Not having seen PH since they toured to support Grand Hotel in April of ’73 at the Felt Forum in NYC (JD Souther was the opening act), I was pretty excited to learn they would be performing here in Seattle as part of this weekend’s ‘Progman’ festival of progressive music. The Alan Parsons Project was booked for the Saturday evening festival performance, and PH for the Sunday one. The concert was held in the Moore Theatre, Seattle’s venerable old concert hall, built in 1907 and surviving to this day as a venue for local theatre and touring acts. (See here for more info).
A short note: Despite living here in Seattle for 17 years, I’d never been to the Moore Theatre. A small concert hall, I was completely taken by surprise by the place. It reminded me for all the world of the Fillmore East in New York. There was the high stage proscenium, the boxes on either side (sealed up at the Moore, but at the Fillmore used to control some of the lighting and sound), the close-in edge of the first balcony (probably twenty rows back over the orchestra seats), and high above the floor, the original (but somewhat timeworn) ornate artwork, filigree and chandelier. It was like coming back to the Fillmore again. The only things that was missing was the light show, the occasional wisp of a joint …
…and the crowd. For last night’s performance (Sunday 3 August) there must have been only fifty or sixty people in the orchestra seats. I couldn’t tell how many were in the balcony. But it made for some interesting seating. Even though the seats were reserved, during the intermission, people took the time to regroup themselves into better, but vacant seats for the show. We resituated ourselves from fifth row right to twelfth row center with no problem. And it seemed there were many folks there who knew each other ... almost like this little progressive music community which had assembled to hear a pretty rare event.
I won’t go into the previous act, which was drummer Steve Smith (formerly of Journey, Jean-Luc Ponty, Information Society, etc) and a group of musicians playing fusion jazz, except to say they did a blistering version of Dizzy Gillespie’s Manteca.
After the usual request for no smoking, no flash photography, no recording, from the promoters, Procol Harum came on at about 9:30 pm. The setlist can be read here: overall, it comprised bits representing most, if not all, of their releases. The guys played very well. Superbly, as a matter of fact, and that’s without being given to exaggeration. Gary’s voice was in excellent form, Mark’s and Geoff’s playing was strong, and Matthew’s phrasing was fine. The band was tight. But I think they were tired, too. This was the last show of the tour, Gary remarked, and courteously offered that it was great to be back in Seattle again, after such a long absence.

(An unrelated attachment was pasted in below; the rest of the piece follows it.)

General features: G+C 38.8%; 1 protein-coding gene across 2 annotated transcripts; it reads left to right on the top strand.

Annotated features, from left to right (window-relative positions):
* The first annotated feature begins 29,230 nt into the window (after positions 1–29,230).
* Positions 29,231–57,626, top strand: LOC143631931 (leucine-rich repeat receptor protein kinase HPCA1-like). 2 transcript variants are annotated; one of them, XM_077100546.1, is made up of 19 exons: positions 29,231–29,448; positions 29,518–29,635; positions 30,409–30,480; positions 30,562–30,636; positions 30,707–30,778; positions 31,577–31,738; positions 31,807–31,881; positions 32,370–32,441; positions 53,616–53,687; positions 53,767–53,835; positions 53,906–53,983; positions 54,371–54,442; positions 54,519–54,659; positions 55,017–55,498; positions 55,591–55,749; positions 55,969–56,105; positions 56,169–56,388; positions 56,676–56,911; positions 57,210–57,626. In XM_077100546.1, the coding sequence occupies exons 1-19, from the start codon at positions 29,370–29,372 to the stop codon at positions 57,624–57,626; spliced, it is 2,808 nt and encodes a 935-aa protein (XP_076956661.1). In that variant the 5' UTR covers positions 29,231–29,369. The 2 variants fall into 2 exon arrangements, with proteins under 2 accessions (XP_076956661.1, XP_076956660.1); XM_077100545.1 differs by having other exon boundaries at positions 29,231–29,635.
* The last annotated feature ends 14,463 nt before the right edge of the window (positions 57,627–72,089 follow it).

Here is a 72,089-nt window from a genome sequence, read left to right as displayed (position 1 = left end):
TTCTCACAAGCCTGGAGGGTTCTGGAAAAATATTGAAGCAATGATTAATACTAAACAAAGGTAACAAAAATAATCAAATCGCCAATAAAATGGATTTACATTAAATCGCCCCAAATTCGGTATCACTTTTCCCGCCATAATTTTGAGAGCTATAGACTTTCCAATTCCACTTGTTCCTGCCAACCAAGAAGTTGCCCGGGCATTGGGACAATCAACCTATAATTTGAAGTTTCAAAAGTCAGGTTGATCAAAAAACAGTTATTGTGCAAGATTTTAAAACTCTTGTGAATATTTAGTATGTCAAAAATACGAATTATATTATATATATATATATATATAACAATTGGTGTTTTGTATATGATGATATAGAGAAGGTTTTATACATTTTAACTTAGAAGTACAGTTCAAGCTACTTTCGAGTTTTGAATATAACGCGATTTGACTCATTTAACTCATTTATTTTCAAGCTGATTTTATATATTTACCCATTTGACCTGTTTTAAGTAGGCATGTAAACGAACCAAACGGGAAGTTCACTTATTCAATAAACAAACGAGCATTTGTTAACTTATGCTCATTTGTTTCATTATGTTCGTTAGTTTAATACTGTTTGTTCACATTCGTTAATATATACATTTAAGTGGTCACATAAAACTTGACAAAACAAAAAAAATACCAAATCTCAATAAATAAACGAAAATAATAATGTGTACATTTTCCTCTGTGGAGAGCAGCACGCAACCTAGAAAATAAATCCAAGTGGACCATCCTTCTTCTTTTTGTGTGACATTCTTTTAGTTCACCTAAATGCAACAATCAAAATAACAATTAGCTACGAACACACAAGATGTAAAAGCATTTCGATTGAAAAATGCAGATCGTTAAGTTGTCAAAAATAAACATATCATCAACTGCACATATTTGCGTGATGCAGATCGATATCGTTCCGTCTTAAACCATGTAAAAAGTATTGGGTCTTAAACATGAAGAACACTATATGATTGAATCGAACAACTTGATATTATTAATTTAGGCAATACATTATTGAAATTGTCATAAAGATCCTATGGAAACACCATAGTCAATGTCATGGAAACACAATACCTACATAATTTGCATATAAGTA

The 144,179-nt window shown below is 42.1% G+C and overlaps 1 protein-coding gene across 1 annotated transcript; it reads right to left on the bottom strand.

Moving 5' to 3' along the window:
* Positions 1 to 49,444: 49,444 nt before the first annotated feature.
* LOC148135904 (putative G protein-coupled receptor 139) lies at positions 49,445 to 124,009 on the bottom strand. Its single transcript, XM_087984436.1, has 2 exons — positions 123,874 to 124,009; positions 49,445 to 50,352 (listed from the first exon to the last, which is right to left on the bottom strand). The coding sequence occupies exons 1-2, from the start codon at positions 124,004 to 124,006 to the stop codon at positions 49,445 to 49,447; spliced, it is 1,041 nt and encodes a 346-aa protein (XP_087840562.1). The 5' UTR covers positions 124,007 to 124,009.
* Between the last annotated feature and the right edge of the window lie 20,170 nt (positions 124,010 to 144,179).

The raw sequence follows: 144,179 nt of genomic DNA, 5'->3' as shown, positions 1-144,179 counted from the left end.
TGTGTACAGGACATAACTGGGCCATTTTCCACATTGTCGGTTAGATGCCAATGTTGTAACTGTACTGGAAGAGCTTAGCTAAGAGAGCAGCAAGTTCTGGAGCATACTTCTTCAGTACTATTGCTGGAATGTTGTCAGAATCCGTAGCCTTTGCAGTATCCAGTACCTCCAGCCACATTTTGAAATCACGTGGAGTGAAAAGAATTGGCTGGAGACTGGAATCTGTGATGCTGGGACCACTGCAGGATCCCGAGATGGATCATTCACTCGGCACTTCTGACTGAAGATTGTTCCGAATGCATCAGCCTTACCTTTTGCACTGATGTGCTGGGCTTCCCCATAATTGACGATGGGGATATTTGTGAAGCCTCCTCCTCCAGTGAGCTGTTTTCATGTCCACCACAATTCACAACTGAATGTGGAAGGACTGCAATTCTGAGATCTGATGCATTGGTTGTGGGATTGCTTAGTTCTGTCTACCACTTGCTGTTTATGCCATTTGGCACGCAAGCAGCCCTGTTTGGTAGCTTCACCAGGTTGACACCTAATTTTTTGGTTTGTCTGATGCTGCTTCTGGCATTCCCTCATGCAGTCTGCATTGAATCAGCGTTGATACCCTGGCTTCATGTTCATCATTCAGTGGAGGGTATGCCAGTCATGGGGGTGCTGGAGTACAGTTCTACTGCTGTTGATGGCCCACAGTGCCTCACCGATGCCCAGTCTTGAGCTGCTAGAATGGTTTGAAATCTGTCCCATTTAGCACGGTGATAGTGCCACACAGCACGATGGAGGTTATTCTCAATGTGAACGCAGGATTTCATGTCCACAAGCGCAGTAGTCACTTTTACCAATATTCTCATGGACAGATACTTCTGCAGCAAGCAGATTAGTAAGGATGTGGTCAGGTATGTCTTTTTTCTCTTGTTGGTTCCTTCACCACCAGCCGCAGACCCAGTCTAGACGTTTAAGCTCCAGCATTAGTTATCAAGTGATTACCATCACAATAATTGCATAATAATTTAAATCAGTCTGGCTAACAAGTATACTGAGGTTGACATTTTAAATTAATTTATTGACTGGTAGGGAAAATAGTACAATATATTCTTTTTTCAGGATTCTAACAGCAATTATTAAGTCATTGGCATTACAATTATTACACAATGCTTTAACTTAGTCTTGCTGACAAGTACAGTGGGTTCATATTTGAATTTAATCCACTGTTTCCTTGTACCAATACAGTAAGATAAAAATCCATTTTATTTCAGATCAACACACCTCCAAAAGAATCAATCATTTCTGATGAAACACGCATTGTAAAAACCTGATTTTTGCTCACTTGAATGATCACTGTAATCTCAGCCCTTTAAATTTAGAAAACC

At one point, Gary took out one of those little unfolding calculators and put it on his Roland. Someone on stage made a comment, to which Gary remarked "6:20 am minus 8 hours" ... a reference to the time difference between the UK and Seattle. Perhaps it was wishful thinking on their part to be on their way home.
Soundwise, the mains mix left something to be desired. It buried Gary’s piano on the louder passages, and Geoff was actually down in the mix, too. But when they ratched it down a bit, like on A Salty Dog, everyone could be heard distinctly.
A couple of minor equipment issues ... Matthew looked quizzically at one of his monitors after one tune, but there were some light moments, as a result, too. Geoff Whitehorn’s amp setup (couldn’t see if he was using a wireless) was faintly picking up a local radio broadcast at the conclusion of one tune. The small crowd laughed a bit, and Gary enjoyed giving Geoff a little bit of a hard time as a result:
Gary (looking at Geoff): Can you do anything about that ?
Geoff (small smile on his face): No.
Gary: Well, at least find a religious programme. It’s Sunday, man.
Broke the crowd up.
Some highlights: Shine On Brightly was electric ... it sent chills up my back, and sounded just as it did when they used it to open their shows in 1969. Gary made a very brief, but touching dedication on The VIP Room to John Entwistle. The audience also bantered with the band. After the applause died down following a beautiful performance of The Blink of An Eye, someone in the audience called out: "Amen". Weisselklenzenacht received prolonged applause, and prompted someone else in the audience to call out: "Thank you, Matthew".
The last number was A Salty Dog, and rather than walking off stage, all of them gathered by Gary, talked for a half-minute over the applause, sat right back down, and launched into a pretty raucous version of Whisky Train. Applause. Everyone looked at Gary, Gary looked at Matthew, and counted right into A Whiter Shade of Pale.
They played the whole thing, and Gary sang his heart out. For a few minutes, despite the grey hair (on all of us) and the fact that 34 years had gone by, the music and surroundings made it seem to me like I was in the twelfth row of the Fillmore again, and my eyes welled up just a bit. At the conclusion, the small, but very appreciative crowd stood and applauded until the lights came up.
As we were walking out into the warm night, one of my companions for the show, much younger than I, and an inveterate fan of bands like Tool and Live, summed it up:
"These. Guys. Rocked."